I wanted to share a few thoughts. I could not agree with you more about the centric part that knowing ourselves plays on becoming an agent of change. I believe that in one way or another, the goal of your project is to raise awareness for individuals to go through their own processes and with it reduce their carbon footprint. It won’t be the same for everybody and the goals need to be very personalized. I understand how overwhelming the knowledge of the magnitude of the issue of climate change can be; however, that is the beauty of your program. You are addressing individuals and their own sphere of influence. If you help your “community” to keep this is mind and focus, you might be able to avoid the potential feeling of hopelessness. At the same time you might find a lot of success stories because suddenly the mountain won’t be as high to climb.
The need to maintain life balance and feeling in control is something that I can completely relate to. When you talk about having all the ducks in a row to meet your own expectations, it seems that you are gathering gear for a much bigger mountain than needed. As much as we would like to know it all, it is understandable to not be an expert on everything. So, if you do not know it, reach out to those who might and/or just admit that you do not know. From my own experience I find that people are more receptive to a simple “I do not know but I will look into it” than to those that make broad statements or assertions just to avoid saying that they do not know. At the end of the day is about people and their own transformations. Perhaps, that is exactly what you should use as you most powerful tool -- Your own awakening. It makes you relatable, keeps you honest and leaves the window open for others to go through their own process.
As you mentioned, establishing supportive partnerships will make your project stronger. It will definitely help you address your personal roadblocks, since their knowledge and time will take part of the responsibility from your shoulders. Do you have specific community members in mind? Or even some family members?

Thanks for sharing.

Erica Ocampo

Unknown said...
This comment has been removed by the author.
quentingilly said...

Hi Bonnie,

I really like where you are going with your ideas. I think you and I both share a lot of similarities when it comes to our views on sustainability and what it means to us as an individual. Yes, we can all be "sustainable" by recycling or conserving water or electricity, but can we take it further and say that we want our physical and mental being to also reflect the idea of sustainability. I agree that burnout in anything can lead to disastrous results, which is why I also agree with your thoughts on over committing. Over committing, regardless of your intentions will just draw back on your potential in those other qualities that are required to create and maintain a truly sustainable lifestyle. I also am like you when you say you are a self starter, organized, etc. When I want to tackle something I go for it; but, by focusing my mind on sustainability, it has allowed me to change my perspective from focusing on one particular thing, to focusing on everything a little. Over committing leads to disastrous consequences regardless of if you fulfill those commitments or not.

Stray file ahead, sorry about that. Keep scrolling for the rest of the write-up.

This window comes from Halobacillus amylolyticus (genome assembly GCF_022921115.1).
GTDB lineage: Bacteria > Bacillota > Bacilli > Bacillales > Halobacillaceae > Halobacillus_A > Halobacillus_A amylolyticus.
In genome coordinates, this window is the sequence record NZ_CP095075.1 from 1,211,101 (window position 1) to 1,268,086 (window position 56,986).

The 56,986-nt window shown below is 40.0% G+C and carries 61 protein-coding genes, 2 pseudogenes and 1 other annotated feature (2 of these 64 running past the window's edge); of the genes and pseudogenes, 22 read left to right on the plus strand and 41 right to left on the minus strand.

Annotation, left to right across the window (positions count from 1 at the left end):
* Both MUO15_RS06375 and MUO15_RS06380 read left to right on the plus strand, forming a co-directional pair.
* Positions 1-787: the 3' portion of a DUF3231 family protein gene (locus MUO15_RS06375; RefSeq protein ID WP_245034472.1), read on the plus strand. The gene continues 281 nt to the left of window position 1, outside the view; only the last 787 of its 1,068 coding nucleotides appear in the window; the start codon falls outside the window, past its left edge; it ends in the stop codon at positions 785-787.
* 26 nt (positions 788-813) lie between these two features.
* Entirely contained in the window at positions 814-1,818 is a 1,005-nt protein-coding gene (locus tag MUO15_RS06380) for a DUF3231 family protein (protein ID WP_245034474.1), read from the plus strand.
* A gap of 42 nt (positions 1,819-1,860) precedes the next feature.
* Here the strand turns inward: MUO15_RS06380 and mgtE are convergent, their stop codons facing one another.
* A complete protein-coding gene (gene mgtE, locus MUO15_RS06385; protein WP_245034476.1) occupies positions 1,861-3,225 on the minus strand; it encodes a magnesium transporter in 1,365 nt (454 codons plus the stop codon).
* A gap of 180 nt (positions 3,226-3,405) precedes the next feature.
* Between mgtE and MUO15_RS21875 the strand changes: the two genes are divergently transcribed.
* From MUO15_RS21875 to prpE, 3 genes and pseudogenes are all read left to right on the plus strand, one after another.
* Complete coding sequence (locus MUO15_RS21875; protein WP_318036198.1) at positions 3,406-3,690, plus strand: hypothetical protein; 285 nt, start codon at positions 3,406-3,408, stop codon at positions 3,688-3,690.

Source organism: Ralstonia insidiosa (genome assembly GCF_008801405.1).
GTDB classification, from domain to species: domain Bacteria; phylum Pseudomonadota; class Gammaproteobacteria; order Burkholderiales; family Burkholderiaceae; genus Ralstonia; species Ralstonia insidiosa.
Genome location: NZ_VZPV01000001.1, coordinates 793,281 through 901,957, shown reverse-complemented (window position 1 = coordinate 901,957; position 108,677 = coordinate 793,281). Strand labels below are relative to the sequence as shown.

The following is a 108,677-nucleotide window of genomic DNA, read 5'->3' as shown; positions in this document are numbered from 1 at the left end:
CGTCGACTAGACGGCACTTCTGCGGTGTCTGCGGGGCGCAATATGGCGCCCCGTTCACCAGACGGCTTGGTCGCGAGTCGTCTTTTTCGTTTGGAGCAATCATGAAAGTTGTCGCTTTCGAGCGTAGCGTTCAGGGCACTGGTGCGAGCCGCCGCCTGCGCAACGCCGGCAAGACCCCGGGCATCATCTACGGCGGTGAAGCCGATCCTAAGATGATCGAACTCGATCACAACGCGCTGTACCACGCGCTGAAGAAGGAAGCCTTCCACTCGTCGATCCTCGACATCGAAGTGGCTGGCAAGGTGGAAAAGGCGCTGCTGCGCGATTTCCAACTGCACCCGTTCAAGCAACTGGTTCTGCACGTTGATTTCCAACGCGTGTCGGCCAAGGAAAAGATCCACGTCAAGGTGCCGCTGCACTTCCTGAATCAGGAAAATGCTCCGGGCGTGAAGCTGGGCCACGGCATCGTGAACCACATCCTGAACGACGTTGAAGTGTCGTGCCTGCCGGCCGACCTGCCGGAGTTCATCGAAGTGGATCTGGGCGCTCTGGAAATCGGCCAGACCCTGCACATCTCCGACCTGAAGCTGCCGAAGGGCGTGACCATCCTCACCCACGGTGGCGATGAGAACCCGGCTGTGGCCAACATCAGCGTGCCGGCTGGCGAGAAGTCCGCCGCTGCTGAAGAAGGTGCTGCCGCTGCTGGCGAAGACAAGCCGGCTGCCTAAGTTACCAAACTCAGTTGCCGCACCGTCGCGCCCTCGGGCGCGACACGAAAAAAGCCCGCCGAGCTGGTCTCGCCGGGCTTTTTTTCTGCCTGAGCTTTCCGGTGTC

One thing I would say is that you may consider trying to weave in a little flexibility into your program. Assuming people are going to come with many different ideas on what sustainability actually is, a program like this might consider different "levels" of commitment. Just like with substance abuse, people have different opinions of what "drug free" is. One person can say they are drug free because they have kicked heroin, but they still drink alcohol and smoke cigarettes, while another person might consider "drug free" as no smoking or alcohol, or aspirin, and only organic foods! These words "sustainability" and "addiction" are open for interpretation. I would invite you to embrace the differences in opinion, and you might be able to engage more people to stick with the program.

I love your project and look forward to hearing more!


quentingilly said...

Hi Bonnie,

I really like your ideas on what sustainability really means to you. It is important because I share a lot of the same ideas. I think sustainability goes far beyond what we do to recycle or save energy. We must maintain balance in our lives to reflect the balance that comes with the idea of sustainability. Over committing, regardless of if you fulfill all of those commitments leads to disastrous consequences.

One thing I would invite you to do is think about the different opinions of carbon addition and sustainability that people committing to your program will have. Everybody has a different opinion when it comes to these things. "sustainability" and "addiction" are words that are open for interpretation. I invite you to embrace those different interpretations.